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J Emerg Med. 2012 Feb;42(2):139-48. doi: 10.1016/j.jemermed.2010.05.017. Epub 2010 Jul 15.

Managing emergency department patients with recent-onset atrial fibrillation.

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The Permanente Medical Group, Kaiser Permanente Roseville Medical Center, Roseville, California, USA.



The management of emergency department (ED) patients with presumed recent-onset atrial fibrillation or flutter≤48h in duration varies widely.


We conducted a prospective study across three affiliated community EDs within a large integrated health care delivery system to describe the management of patients with recent-onset atrial fibrillation or flutter, to determine the safety and effectiveness of ED cardioversion, and to measure the incidence of thromboembolism 30 days after discharge.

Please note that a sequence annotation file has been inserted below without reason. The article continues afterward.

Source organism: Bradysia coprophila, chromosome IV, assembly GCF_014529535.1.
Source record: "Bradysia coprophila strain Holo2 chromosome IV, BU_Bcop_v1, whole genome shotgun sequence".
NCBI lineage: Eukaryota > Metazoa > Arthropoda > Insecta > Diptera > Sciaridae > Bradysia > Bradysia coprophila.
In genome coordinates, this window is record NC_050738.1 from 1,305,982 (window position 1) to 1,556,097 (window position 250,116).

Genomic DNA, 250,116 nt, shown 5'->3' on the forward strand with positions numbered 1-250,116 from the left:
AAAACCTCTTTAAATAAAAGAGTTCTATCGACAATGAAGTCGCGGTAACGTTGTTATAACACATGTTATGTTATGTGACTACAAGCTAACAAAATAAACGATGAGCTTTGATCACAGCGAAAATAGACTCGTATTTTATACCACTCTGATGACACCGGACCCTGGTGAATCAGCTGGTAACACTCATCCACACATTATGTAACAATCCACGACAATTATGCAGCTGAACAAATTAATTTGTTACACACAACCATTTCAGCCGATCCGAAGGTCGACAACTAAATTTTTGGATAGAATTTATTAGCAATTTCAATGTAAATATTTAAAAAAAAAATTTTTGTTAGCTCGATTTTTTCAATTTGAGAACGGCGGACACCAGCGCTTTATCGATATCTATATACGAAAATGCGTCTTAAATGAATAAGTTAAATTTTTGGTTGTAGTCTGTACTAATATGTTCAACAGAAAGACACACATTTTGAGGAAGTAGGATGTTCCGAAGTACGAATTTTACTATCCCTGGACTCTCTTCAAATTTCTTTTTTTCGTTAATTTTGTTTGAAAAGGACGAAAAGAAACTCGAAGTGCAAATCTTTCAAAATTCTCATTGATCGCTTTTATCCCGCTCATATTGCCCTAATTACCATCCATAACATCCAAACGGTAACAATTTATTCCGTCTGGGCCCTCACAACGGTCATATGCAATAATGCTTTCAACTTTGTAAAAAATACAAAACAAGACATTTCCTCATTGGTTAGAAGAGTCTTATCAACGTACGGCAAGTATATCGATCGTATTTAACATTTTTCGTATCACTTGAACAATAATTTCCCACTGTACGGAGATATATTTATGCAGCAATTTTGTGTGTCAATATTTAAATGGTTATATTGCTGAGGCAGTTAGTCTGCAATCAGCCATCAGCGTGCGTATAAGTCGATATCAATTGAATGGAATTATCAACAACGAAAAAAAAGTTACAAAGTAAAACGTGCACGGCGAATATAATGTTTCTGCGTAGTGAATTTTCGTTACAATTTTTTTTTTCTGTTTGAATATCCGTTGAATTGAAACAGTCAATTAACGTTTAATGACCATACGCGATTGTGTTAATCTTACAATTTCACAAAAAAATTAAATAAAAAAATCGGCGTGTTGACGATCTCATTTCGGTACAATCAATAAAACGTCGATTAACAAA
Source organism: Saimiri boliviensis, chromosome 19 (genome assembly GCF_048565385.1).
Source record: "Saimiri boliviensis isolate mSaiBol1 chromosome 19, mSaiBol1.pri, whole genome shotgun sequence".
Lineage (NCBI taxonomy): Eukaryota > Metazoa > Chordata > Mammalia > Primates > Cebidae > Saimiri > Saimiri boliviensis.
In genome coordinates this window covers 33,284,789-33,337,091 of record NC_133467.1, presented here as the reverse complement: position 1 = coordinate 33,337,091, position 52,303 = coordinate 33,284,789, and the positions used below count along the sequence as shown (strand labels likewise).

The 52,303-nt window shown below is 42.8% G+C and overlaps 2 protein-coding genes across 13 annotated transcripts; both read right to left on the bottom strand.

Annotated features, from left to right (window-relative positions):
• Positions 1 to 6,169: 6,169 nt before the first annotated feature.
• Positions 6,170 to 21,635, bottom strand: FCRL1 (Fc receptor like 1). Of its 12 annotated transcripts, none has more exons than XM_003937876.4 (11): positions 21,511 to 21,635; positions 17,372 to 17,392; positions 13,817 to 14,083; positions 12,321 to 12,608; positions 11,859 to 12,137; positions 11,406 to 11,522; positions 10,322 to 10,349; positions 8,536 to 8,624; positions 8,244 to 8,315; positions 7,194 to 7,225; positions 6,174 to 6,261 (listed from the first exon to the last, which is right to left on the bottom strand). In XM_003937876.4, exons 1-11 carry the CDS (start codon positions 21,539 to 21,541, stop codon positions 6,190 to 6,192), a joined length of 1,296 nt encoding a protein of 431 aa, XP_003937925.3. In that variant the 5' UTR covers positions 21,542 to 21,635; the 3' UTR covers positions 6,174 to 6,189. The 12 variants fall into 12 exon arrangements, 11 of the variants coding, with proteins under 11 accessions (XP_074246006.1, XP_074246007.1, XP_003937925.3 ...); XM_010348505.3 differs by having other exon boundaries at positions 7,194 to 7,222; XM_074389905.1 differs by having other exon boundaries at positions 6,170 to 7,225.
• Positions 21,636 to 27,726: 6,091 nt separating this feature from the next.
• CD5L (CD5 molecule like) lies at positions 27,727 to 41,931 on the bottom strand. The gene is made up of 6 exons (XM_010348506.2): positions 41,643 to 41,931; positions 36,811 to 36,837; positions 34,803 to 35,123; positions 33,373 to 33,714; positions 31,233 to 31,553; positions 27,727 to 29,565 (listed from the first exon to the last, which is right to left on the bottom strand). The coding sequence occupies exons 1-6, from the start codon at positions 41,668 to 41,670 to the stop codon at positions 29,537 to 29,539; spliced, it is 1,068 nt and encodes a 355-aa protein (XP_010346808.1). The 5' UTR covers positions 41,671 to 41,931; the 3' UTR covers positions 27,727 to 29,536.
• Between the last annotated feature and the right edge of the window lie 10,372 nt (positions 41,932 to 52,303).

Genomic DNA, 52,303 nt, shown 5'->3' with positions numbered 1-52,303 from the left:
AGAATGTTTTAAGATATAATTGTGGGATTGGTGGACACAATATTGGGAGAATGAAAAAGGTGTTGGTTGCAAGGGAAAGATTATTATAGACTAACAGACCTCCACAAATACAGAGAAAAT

We enrolled 206 patients with convenience sampling between June 2005 and November 2007. Mean age was 64.0±14.4 years (range 21-96 years). Patients were grouped for analysis into four categories based on whether cardioversion was 1) spontaneous in the ED (59; 28.6%); 2) attempted with electrical or pharmacological means (115; 56.3%), with success in 110 (95.7%); 3) hoped for during a short stint of home observation (16; 7.8%, 11 of which spontaneously converted to sinus rhythm within 24h); or 4) contraindicated (16; 7.8%). Of the entire group, 183 (88.8%) patients were discharged home. Adverse events requiring ED interventions were reported in 6 (2.9%; 95% confidence interval [CI] 1.1-6.2%) patients, all of whom recovered. Two (1.0%; 95% CI 0.1-3.5%) patients were found to have an embolic event on 30-day follow-up.


Our approach to ED patients with presumed recent-onset atrial fibrillation or flutter seems to be safe and effective, with a high rate of cardioversion and discharge to home coupled with a low ED adverse event and 30-day thromboembolic event rate.

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